— John N. Clayton and Roland Earnst © 2023

References: “The City Thirsts” by James Crow in Current World Archaeology magazine # 117 for February/March 2023, and “The Colorado River war and the growing problem of less water” on 

Do We Have Enough Water?

Do We Have Enough Water?

Parade Magazine published a question to Marilyn Vos Savant in which the writer asked, “If you had a cubic mile of water in a tank, and you start pumping it at 1000 gallons per minute, how long would it take to empty the tank?” Her answer was it would take over 2,000 years. There are many places on Earth where we have more than a cubic mile of water. The essential question is, “Do we have enough water?” The answer is that if we used what God has given us wisely, we would not have a water problem.

If we have enough water, why is there a water shortage as lakes dry up in California and Arizona? Also, why are people facing water shortages in drought conditions worldwide? God has given us enough water, but we are not doing a good job of distributing it. We can take the minerals from seawater to make fresh water. The energy cost to do that is high, but technology has greatly reduced it from what it used to be.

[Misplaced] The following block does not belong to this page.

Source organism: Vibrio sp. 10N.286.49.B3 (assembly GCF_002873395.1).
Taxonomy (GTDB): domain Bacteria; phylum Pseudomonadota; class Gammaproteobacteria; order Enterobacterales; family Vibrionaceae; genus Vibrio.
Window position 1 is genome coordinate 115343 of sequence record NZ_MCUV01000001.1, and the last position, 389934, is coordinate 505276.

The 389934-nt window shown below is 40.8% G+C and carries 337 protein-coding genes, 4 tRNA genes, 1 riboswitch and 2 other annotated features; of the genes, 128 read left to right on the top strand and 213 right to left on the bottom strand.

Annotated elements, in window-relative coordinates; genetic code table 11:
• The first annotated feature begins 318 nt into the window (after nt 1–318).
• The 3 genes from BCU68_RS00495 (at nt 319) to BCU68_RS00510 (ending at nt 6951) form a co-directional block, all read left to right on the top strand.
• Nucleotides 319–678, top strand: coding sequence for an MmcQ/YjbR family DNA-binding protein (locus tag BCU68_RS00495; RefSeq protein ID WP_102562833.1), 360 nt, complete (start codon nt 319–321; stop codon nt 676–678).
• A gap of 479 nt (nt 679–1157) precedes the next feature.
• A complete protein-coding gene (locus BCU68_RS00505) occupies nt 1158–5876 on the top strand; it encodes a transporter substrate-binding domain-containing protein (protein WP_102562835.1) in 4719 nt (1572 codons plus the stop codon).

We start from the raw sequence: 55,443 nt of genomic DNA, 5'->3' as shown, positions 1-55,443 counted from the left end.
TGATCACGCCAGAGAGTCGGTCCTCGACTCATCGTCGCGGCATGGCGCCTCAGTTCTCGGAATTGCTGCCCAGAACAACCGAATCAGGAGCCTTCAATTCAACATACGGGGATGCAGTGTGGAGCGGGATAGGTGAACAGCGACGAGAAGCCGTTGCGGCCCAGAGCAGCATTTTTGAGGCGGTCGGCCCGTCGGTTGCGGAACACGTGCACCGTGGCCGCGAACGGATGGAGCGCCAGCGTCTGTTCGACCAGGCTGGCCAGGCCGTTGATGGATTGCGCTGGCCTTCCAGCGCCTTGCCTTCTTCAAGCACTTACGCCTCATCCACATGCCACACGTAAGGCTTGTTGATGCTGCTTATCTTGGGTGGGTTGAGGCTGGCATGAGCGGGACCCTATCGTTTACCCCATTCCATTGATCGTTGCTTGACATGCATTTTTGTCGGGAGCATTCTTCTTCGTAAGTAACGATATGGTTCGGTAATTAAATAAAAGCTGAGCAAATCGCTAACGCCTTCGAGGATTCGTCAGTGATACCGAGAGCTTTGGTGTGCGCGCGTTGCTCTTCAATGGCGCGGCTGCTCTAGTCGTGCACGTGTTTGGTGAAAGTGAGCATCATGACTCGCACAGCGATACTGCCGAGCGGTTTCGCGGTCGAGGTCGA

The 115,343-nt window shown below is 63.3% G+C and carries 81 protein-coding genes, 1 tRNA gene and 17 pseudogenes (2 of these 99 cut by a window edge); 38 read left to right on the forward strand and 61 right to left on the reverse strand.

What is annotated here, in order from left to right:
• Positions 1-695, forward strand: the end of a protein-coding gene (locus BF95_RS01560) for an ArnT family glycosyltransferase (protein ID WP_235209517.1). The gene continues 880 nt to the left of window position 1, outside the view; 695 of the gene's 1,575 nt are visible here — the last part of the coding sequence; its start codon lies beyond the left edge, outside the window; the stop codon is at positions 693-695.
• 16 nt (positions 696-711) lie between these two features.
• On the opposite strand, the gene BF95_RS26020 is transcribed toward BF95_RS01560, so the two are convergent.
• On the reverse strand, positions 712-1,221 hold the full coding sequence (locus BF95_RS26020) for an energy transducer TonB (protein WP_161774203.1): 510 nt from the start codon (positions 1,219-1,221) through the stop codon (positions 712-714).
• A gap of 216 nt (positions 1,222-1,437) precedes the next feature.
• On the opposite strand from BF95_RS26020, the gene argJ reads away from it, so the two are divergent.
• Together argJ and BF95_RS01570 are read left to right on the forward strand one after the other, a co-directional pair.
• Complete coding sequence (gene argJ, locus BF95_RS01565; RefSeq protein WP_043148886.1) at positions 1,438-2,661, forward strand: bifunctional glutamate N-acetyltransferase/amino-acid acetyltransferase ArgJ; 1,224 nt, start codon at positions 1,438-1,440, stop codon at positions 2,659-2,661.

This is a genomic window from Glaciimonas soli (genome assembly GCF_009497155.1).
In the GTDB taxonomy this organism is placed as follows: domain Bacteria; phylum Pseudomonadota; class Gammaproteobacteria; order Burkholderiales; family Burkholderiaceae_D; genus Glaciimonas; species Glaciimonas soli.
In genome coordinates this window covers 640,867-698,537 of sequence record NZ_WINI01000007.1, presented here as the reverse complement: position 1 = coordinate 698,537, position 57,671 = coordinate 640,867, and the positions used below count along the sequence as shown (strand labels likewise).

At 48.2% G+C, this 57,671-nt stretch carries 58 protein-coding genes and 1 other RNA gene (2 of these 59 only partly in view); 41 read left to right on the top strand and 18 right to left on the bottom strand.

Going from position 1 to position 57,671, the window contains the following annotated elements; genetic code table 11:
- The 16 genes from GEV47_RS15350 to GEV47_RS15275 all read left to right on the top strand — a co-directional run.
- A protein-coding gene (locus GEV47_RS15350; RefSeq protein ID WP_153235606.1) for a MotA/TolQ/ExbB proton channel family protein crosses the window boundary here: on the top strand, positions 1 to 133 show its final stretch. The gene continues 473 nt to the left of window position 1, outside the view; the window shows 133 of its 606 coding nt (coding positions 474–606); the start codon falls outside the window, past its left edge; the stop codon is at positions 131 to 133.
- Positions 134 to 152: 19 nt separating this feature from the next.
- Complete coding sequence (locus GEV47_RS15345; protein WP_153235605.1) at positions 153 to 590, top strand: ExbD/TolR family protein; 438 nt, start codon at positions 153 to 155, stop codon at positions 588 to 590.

We have pipelines that carry liquid fossil fuels to enormous distances. If you think that building a water pipeline from the ocean to a destination hundreds of miles away is too expensive, consider how much money humans spend on war and weapons to harm others. It is disappointing to hear and read skeptics blaming God for the suffering involved in water shortages when they result from human ignorance, greed, and politics.

Genesis 2:6 tells us that a mist from the ground watered the planet in the creation process. Verses 10-14 describe four rivers coming from a source that flowed out of Eden. The area of the world where those rivers flow is part of the Fertile Crescent, which has a history of producing vast volumes of grain to provide food for humans and animals.

Do we have enough water?
The answer is yes. Anywhere on Earth can be an Eden if we merely take care of our planet’s God-given water supplies.

— John N. Clayton © 2022

Reference: Parade Magazine May 22-29, 2022

Water Affects Earth’s Climate

Water Affects Earth’s Climate - Lofoten, Norway
Lofoten, Norway

One of the factors that put planet Earth in the so-called “Goldilocks Zone” of our solar system is that it is the correct distance from the Sun for liquid water to exist. Life is not possible without liquid water. Another factor we sometimes overlook is how water affects Earth’s climate.